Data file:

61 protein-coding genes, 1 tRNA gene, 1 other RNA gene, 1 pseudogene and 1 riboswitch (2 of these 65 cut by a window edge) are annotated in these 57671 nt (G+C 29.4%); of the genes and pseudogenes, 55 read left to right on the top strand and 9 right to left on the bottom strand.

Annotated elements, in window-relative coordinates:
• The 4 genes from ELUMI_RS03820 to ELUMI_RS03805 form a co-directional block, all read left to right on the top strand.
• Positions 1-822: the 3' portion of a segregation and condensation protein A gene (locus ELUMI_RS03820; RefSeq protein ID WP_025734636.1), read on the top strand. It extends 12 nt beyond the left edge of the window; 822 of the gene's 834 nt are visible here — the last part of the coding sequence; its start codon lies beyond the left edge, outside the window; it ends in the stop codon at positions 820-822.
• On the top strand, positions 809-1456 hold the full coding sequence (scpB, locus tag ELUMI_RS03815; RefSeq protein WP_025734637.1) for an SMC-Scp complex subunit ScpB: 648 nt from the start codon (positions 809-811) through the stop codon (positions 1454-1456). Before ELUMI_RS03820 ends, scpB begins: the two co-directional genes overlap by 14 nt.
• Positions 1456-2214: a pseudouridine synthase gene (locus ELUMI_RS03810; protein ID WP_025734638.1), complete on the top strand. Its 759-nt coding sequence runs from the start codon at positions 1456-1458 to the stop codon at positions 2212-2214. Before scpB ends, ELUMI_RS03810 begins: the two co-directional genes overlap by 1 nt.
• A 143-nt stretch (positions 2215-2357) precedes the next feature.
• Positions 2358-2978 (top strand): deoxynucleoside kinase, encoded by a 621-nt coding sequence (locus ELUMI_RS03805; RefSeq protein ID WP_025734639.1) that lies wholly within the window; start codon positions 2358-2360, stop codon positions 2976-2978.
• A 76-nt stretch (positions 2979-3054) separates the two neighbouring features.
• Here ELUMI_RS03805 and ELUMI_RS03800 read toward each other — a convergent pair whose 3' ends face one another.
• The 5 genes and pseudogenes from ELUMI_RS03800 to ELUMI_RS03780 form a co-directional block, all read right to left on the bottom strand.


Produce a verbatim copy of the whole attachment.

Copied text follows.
61 protein-coding genes, 1 tRNA gene, 1 other RNA gene, 1 pseudogene and 1 riboswitch (2 of these 65 cut by a window edge) are annotated in these 57671 nt (G+C 29.4%); of the genes and pseudogenes, 55 read left to right on the top strand and 9 right to left on the bottom strand.

Annotated elements, in window-relative coordinates:
• The 4 genes from ELUMI_RS03820 to ELUMI_RS03805 form a co-directional block, all read left to right on the top strand.
• Positions 1-822: the 3' portion of a segregation and condensation protein A gene (locus ELUMI_RS03820; RefSeq protein ID WP_025734636.1), read on the top strand. It extends 12 nt beyond the left edge of the window; 822 of the gene's 834 nt are visible here — the last part of the coding sequence; its start codon lies beyond the left edge, outside the window; it ends in the stop codon at positions 820-822.
• On the top strand, positions 809-1456 hold the full coding sequence (scpB, locus tag ELUMI_RS03815; RefSeq protein WP_025734637.1) for an SMC-Scp complex subunit ScpB: 648 nt from the start codon (positions 809-811) through the stop codon (positions 1454-1456). Before ELUMI_RS03820 ends, scpB begins: the two co-directional genes overlap by 14 nt.
• Positions 1456-2214: a pseudouridine synthase gene (locus ELUMI_RS03810; protein ID WP_025734638.1), complete on the top strand. Its 759-nt coding sequence runs from the start codon at positions 1456-1458 to the stop codon at positions 2212-2214. Before scpB ends, ELUMI_RS03810 begins: the two co-directional genes overlap by 1 nt.
• A 143-nt stretch (positions 2215-2357) precedes the next feature.
• Positions 2358-2978 (top strand): deoxynucleoside kinase, encoded by a 621-nt coding sequence (locus ELUMI_RS03805; RefSeq protein ID WP_025734639.1) that lies wholly within the window; start codon positions 2358-2360, stop codon positions 2976-2978.
• A 76-nt stretch (positions 2979-3054) separates the two neighbouring features.
• Here ELUMI_RS03805 and ELUMI_RS03800 read toward each other — a convergent pair whose 3' ends face one another.
• The 5 genes and pseudogenes from ELUMI_RS03800 to ELUMI_RS03780 form a co-directional block, all read right to left on the bottom strand.